PROXIMITY EFFECT OF SPRING CEREALS AND LEGUMES IN STRIP INTERCROPPING. PART IV. RESPONSE OF TRITICALE TO THE PROXIMITY OF WHEAT, BARLEY, PEA AND YELLOW LUPINE
Background. Because of its relatively low soil requirements and resistance to abiotic stress spring triticale is potentially a good component of mixtures (intercropping). The technologically easiest to use type of this agricultural method, i.e. mixed intercropping, despite having many advantages is not, unfortunately, gaining in importance due to problems related to crop protection and the variable composition of yield. An alternative is strip intercropping, which combines the advantages of pure sowing and intercropping. The production value of such cultivation depends on mutual interactions at the junction of neighbouring rows of different plant species. The aim of the undertaken experiments was to find out the response of spring triticale to the neighbouring occurrence of wheat, barley, pea and yellow lupine and to estimate the production effects of strip intercropping of triticale in the vicinity of plants of these species.
Material and methods. This study uses the results of field experiments conducted as part of research on mixed sowings carried out in 2008–2010 in Mochełek near Bydgoszcz (53o13’ N; 17o51’ E). The experimental factor was the location of a plant row, within a strip, for the first four rows into the strip from the neighbouring species. The first row (contact row) was 12.5 cm away from the first row of the neighbouring species. The experimental unit was subsequent plant rows each four metres long.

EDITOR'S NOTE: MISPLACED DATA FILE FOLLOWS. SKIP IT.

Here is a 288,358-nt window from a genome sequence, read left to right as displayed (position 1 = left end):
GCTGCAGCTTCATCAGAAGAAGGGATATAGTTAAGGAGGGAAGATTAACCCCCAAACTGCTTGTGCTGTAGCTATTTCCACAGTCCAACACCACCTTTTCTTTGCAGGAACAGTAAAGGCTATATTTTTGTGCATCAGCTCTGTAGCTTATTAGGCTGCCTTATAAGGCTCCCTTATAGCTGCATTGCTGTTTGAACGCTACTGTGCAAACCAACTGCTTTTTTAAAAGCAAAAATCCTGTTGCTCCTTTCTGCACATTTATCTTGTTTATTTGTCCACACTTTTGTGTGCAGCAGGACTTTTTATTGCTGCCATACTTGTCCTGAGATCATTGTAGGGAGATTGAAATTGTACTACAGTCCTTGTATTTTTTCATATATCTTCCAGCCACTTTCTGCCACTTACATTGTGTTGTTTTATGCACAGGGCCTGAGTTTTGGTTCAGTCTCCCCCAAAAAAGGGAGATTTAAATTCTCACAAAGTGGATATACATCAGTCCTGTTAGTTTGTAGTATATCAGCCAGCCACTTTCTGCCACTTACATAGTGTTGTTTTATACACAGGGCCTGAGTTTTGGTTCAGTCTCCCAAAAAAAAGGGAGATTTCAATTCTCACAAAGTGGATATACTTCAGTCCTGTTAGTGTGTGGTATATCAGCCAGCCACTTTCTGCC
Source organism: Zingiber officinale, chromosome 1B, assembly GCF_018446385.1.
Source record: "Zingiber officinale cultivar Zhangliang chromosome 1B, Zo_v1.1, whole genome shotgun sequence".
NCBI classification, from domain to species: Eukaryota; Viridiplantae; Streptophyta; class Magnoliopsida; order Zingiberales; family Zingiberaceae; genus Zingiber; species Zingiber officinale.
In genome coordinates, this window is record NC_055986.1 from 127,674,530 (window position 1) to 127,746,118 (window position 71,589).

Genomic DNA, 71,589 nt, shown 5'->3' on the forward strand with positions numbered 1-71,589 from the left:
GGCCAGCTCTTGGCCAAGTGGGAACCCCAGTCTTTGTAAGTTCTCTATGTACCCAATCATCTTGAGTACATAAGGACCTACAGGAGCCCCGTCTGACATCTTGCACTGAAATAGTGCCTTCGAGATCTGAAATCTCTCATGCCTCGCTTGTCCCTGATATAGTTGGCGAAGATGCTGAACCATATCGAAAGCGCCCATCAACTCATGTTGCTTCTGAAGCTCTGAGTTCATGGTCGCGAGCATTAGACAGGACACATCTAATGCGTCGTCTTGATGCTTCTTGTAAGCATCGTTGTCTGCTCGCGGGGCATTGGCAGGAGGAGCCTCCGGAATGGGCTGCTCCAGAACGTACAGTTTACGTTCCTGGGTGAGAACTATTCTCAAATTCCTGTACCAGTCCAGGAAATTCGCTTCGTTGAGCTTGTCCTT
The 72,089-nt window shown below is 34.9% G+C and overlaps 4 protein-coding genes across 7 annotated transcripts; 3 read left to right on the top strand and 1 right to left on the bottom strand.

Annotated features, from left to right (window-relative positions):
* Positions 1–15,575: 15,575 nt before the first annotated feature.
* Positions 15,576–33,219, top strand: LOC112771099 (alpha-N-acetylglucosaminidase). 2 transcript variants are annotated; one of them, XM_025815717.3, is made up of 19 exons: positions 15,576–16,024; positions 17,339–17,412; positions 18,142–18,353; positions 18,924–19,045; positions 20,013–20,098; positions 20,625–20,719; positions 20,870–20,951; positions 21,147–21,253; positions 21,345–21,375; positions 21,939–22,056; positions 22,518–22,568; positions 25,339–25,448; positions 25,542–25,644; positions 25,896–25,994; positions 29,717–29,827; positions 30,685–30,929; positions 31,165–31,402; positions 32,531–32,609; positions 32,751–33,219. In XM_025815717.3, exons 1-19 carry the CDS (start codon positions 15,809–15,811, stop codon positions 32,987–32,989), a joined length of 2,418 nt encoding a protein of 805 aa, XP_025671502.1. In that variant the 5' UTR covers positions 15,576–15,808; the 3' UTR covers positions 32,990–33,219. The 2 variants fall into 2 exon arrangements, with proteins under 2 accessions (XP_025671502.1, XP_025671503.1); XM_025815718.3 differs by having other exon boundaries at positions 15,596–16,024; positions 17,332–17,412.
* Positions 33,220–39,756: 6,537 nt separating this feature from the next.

Results. Proximity of spring wheat, spring barley and pea was unfavourable for the growth and yield of spring triticale, especially in the row directly adjacent to a stand of the indicated species. The estimated reduction in triticale yield in strip intercropping, with three-meter wide strips in the two-sided neighbourhood of wheat, barley and pea, would amount to 2.67%, 4.85% and 4.36%, respectively. On the other hand, the proximity of yellow lupine resulted in a slight increase in the plant mass, including straw, the number of grains per spike and in grain yield, but only in the first row. The estimated increase in the yield of spring triticale grown in strip intercropping with yellow lupine, in 3-m-wide strips, was small and only amounted to 1.45%.
Conclusion. The selection of plant species to neighbour with spring triticale in strip intercropping had
a significant impact on the effect of spring triticale cultivation.